In at least one area, President Trump is picking up right where former president Barack Obama left off.
The Interior Department said Thursday it plans to approve the Palen solar farm, which would be built on public lands just south of Joshua Tree National Park, in the open desert east of California's Coachella Valley. The 3,100-acre, 500-megawatt power plant would be one of the country's largest solar projects, generating enough renewable energy to balance out the planet-warming emissions of 17,000 average homes in nearby Palm Springs.
But Palen has been criticized by some environmentalists, who say building a large industrial facility on the doorstep of the national park could have devastating impacts to natural ecosystems. They're especially concerned the project would interrupt a sand transport corridor that feeds the sand-dune habitat of Mojave fringe-toed lizards, desert kit foxes and other species. Native American groups have criticized the proposed solar project as well, saying it would destroy ancient tribal artifacts and sacred sites.
But short of a lawsuit, there's not much to stop the Trump administration from approving the project. The Interior Department released the final environmental impact analysis for Palen on Thursday, affirming a tentative decision from October to move forward with the solar farm. The public has until June 20 to submit written protests before the Bureau of Land Management, an Interior Department agency, issues a record of decision.
Palen is the first big solar project on public lands to get the go-ahead from Trump's Interior Department. The decision reflects a rare area of agreement between the Trump administration and the Obama administration, which approved 58 renewable energy facilities on public lands, although many of them still haven't been built.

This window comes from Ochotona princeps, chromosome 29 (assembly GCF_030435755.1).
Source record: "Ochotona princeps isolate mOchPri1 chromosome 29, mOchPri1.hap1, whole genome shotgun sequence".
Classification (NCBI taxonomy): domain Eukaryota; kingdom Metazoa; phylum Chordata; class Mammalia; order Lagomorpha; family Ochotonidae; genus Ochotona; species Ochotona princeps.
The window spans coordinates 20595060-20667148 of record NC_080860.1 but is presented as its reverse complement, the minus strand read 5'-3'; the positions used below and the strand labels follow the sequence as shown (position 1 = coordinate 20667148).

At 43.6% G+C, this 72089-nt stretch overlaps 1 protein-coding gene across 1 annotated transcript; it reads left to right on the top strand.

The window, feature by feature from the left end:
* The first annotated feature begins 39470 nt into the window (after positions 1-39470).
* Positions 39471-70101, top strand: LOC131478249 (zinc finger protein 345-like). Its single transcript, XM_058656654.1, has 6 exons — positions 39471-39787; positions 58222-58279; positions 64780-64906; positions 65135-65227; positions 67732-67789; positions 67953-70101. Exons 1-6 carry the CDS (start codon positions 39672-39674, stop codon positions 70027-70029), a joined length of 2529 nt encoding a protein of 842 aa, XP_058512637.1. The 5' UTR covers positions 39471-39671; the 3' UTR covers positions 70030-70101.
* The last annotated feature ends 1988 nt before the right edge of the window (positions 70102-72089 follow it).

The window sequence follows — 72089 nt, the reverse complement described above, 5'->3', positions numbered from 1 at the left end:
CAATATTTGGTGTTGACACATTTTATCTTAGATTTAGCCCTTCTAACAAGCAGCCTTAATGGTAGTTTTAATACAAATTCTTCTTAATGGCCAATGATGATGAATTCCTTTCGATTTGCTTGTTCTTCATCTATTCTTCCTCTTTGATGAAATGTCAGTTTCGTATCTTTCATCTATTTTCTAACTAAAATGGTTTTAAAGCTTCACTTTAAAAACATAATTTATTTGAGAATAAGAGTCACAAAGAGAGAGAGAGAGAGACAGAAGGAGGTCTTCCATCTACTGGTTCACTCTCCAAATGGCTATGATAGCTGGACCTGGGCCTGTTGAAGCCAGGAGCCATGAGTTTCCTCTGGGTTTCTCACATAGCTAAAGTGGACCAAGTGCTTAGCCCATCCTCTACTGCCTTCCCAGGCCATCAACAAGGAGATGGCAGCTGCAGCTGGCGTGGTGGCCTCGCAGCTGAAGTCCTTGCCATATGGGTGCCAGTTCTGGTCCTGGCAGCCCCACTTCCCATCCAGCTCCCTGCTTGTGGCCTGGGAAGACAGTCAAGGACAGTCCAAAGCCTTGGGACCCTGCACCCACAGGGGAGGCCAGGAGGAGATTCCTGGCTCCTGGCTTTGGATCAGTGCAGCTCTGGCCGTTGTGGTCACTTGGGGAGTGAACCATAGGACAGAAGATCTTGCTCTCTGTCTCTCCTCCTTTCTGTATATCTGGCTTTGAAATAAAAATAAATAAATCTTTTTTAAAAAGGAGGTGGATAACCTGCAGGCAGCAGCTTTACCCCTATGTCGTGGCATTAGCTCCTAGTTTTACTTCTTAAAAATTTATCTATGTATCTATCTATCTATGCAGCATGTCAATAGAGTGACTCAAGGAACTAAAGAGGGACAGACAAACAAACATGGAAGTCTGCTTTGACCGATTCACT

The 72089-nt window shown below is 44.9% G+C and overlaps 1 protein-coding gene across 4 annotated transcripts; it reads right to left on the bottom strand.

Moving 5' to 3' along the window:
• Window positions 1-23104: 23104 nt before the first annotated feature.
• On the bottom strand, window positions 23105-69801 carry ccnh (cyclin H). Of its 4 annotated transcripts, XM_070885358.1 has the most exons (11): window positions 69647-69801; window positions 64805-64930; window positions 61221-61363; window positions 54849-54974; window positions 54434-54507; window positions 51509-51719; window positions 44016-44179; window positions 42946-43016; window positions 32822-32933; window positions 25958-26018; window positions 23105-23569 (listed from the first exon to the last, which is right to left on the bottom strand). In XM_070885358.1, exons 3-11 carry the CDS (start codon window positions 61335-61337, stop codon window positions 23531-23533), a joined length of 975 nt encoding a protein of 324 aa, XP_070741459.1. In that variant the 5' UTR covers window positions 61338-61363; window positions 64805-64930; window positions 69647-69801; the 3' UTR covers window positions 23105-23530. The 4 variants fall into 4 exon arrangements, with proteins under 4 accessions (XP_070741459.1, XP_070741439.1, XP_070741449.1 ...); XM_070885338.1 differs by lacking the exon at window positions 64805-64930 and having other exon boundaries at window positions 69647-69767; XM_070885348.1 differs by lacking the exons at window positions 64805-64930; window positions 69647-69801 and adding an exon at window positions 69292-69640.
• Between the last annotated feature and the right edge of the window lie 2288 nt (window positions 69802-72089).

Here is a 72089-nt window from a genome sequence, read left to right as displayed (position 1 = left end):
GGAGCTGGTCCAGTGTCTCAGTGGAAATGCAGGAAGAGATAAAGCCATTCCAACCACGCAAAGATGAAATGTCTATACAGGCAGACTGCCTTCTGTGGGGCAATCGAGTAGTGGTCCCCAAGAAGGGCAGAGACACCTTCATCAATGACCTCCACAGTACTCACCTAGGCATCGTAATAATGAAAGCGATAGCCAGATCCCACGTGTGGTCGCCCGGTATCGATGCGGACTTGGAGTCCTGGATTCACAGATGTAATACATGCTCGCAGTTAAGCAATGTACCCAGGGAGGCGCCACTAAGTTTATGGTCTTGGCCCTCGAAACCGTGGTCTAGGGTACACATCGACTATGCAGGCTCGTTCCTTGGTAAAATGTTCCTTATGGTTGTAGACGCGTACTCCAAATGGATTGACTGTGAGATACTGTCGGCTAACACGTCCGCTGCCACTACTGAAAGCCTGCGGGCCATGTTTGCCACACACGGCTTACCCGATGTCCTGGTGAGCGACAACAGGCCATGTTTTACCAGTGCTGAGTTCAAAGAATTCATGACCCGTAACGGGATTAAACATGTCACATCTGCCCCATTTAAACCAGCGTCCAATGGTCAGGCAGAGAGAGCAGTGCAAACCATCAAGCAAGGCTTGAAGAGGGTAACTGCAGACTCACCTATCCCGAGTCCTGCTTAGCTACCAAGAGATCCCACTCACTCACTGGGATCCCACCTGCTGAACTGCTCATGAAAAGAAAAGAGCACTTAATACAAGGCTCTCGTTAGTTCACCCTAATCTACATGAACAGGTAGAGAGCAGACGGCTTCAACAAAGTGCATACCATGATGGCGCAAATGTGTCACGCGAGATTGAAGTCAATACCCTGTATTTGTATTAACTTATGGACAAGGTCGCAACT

"The BLM is committed to supporting responsible energy development that stabilizes the grid and strengthens the nation's energy infrastructure," Beth Ransel, manager of the federal agency's California Desert District, said in a written statement. "We welcome opportunities to help make public lands work for local communities."
It's unclear when Palen's developer, San Diego-based EDF Renewable Energy, plans to start construction. The company has suggested it could build Palen at the same time as it builds Desert Harvest, a 150-megawatt solar project on public lands near Palen. Desert Harvest was approved by the Bureau of Land Management in 2013.
"We're really happy to see BLM put this out," said Ian Black, the EDF executive responsible for the firm's California solar portfolio. "We're happy to see movement out of D.C. on renewable energy. And we're really happy to work with this new BLM."
The lands south of Joshua Tree National Park and north of Interstate 10, in eastern Riverside County, have become a hotbed of solar development, thanks in part to the power lines that run along the freeway. In addition to Palen and Desert Harvest, the area is home to the 550-megawatt Desert Sunlight facility, which was built by Arizona-based First Solar and was briefly the world's largest solar farm when it opened in 2015.